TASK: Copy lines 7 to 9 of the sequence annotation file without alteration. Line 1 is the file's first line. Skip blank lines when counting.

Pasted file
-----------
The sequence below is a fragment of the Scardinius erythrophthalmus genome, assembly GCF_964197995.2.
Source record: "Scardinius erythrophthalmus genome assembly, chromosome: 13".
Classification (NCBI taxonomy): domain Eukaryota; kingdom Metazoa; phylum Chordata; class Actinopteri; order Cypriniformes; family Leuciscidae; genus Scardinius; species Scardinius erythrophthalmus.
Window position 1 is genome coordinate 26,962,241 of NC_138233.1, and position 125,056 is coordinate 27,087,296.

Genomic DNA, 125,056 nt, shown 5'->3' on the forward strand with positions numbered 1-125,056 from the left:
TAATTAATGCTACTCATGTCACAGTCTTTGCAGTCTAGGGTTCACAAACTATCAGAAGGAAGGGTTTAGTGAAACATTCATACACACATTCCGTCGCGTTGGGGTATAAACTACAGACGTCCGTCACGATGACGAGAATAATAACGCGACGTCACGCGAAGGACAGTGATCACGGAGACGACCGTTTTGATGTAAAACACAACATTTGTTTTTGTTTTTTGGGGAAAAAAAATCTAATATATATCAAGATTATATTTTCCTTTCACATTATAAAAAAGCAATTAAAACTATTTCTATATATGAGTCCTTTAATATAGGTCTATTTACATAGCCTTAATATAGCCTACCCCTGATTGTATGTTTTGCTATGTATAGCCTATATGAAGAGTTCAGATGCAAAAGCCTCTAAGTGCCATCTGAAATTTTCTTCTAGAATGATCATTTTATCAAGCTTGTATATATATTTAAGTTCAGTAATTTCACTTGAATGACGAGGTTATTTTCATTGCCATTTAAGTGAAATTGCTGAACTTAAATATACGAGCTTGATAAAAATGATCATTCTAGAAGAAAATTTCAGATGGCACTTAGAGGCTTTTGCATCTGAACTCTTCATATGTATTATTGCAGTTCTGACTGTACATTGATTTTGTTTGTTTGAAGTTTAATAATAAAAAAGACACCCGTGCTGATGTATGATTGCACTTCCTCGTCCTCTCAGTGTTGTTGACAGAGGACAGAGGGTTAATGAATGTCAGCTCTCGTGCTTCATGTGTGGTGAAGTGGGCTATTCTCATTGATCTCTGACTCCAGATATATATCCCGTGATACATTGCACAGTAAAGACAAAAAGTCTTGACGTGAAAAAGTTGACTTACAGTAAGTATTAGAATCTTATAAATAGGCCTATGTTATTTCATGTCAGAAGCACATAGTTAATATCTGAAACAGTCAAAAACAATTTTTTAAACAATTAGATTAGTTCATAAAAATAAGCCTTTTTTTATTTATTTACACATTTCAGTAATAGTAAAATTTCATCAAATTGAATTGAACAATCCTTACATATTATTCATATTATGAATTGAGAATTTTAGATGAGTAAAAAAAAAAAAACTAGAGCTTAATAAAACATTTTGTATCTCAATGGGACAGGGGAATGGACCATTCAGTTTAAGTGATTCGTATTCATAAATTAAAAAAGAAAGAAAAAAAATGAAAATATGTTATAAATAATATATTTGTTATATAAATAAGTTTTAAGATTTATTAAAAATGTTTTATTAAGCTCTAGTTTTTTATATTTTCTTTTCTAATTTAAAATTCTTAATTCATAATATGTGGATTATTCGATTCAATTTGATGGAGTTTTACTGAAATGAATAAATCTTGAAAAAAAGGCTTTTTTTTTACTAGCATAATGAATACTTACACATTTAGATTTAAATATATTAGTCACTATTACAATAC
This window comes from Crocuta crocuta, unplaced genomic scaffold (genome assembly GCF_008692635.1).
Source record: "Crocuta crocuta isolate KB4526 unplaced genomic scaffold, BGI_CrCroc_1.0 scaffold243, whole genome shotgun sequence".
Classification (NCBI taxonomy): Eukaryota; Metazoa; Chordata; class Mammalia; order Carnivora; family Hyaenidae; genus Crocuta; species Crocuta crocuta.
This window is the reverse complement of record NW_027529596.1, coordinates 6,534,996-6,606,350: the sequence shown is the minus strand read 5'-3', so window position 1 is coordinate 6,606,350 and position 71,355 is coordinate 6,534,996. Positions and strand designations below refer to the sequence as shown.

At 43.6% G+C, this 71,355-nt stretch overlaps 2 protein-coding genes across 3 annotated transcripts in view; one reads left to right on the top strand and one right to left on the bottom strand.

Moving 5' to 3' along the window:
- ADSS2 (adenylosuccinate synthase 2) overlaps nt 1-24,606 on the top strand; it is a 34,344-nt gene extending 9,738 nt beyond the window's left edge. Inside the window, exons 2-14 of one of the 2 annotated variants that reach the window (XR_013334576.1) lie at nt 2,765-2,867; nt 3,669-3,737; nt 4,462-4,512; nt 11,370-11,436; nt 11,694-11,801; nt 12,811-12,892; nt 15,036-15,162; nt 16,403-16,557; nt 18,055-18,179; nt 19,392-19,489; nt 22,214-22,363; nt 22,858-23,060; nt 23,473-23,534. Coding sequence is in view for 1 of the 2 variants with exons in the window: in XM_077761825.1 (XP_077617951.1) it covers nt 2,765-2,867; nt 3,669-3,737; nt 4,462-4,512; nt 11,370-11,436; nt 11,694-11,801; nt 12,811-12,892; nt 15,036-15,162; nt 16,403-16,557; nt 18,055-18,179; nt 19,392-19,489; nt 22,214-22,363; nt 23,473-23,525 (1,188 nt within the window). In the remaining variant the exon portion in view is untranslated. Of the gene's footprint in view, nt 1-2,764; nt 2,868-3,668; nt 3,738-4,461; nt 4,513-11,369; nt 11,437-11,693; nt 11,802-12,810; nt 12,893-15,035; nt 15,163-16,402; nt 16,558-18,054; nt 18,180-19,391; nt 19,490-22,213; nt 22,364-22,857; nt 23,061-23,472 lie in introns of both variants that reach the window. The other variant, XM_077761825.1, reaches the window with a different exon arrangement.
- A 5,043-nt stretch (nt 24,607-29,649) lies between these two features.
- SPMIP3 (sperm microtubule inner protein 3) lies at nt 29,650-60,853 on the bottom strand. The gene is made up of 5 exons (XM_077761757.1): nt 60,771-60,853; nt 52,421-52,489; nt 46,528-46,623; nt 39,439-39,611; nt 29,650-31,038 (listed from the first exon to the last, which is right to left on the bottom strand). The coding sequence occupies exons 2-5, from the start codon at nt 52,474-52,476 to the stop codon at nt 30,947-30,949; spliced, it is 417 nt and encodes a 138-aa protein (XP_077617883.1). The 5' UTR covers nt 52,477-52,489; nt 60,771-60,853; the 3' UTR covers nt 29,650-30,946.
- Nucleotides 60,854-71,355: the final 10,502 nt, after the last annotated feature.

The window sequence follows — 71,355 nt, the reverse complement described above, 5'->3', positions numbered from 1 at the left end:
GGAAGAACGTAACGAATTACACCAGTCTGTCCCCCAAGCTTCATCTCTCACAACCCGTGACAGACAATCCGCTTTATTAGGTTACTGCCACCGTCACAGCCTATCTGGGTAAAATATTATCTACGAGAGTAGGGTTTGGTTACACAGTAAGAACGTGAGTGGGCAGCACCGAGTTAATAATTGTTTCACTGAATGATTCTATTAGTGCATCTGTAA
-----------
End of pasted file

This window comes from Crocuta crocuta, unplaced genomic scaffold (genome assembly GCF_008692635.1).
Source record: "Crocuta crocuta isolate KB4526 unplaced genomic scaffold, BGI_CrCroc_1.0 scaffold243, whole genome shotgun sequence".
Classification (NCBI taxonomy): Eukaryota; Metazoa; Chordata; class Mammalia; order Carnivora; family Hyaenidae; genus Crocuta; species Crocuta crocuta.